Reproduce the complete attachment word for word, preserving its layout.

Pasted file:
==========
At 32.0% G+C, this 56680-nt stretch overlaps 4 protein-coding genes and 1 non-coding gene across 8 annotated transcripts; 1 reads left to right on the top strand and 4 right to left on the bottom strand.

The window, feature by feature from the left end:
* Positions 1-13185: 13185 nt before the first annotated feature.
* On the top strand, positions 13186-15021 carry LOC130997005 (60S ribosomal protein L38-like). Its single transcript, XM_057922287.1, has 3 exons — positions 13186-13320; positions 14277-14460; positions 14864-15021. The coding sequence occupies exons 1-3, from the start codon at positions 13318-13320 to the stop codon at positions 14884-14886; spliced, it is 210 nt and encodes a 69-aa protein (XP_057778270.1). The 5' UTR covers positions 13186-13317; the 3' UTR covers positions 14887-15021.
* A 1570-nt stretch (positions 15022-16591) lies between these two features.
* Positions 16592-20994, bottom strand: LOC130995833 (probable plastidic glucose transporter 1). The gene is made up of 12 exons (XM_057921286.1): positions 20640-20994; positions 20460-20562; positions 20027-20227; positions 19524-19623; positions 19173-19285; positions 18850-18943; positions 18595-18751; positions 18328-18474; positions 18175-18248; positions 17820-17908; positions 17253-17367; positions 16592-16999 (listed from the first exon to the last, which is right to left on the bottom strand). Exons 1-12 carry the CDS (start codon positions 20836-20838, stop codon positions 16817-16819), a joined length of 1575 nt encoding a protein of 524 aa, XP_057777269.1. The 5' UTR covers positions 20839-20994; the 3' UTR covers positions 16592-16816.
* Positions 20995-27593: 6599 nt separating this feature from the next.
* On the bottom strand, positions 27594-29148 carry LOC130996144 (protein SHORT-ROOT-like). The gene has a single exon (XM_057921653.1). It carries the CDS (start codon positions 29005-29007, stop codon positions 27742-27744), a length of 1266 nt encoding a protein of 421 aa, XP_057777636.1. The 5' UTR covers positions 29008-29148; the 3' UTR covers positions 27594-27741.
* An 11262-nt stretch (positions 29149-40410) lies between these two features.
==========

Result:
At 32.0% G+C, this 56680-nt stretch overlaps 4 protein-coding genes and 1 non-coding gene across 8 annotated transcripts; 1 reads left to right on the top strand and 4 right to left on the bottom strand.

The window, feature by feature from the left end:
* Positions 1-13185: 13185 nt before the first annotated feature.
* On the top strand, positions 13186-15021 carry LOC130997005 (60S ribosomal protein L38-like). Its single transcript, XM_057922287.1, has 3 exons — positions 13186-13320; positions 14277-14460; positions 14864-15021. The coding sequence occupies exons 1-3, from the start codon at positions 13318-13320 to the stop codon at positions 14884-14886; spliced, it is 210 nt and encodes a 69-aa protein (XP_057778270.1). The 5' UTR covers positions 13186-13317; the 3' UTR covers positions 14887-15021.
* A 1570-nt stretch (positions 15022-16591) lies between these two features.
* Positions 16592-20994, bottom strand: LOC130995833 (probable plastidic glucose transporter 1). The gene is made up of 12 exons (XM_057921286.1): positions 20640-20994; positions 20460-20562; positions 20027-20227; positions 19524-19623; positions 19173-19285; positions 18850-18943; positions 18595-18751; positions 18328-18474; positions 18175-18248; positions 17820-17908; positions 17253-17367; positions 16592-16999 (listed from the first exon to the last, which is right to left on the bottom strand). Exons 1-12 carry the CDS (start codon positions 20836-20838, stop codon positions 16817-16819), a joined length of 1575 nt encoding a protein of 524 aa, XP_057777269.1. The 5' UTR covers positions 20839-20994; the 3' UTR covers positions 16592-16816.
* Positions 20995-27593: 6599 nt separating this feature from the next.
* On the bottom strand, positions 27594-29148 carry LOC130996144 (protein SHORT-ROOT-like). The gene has a single exon (XM_057921653.1). It carries the CDS (start codon positions 29005-29007, stop codon positions 27742-27744), a length of 1266 nt encoding a protein of 421 aa, XP_057777636.1. The 5' UTR covers positions 29008-29148; the 3' UTR covers positions 27594-27741.
* An 11262-nt stretch (positions 29149-40410) lies between these two features.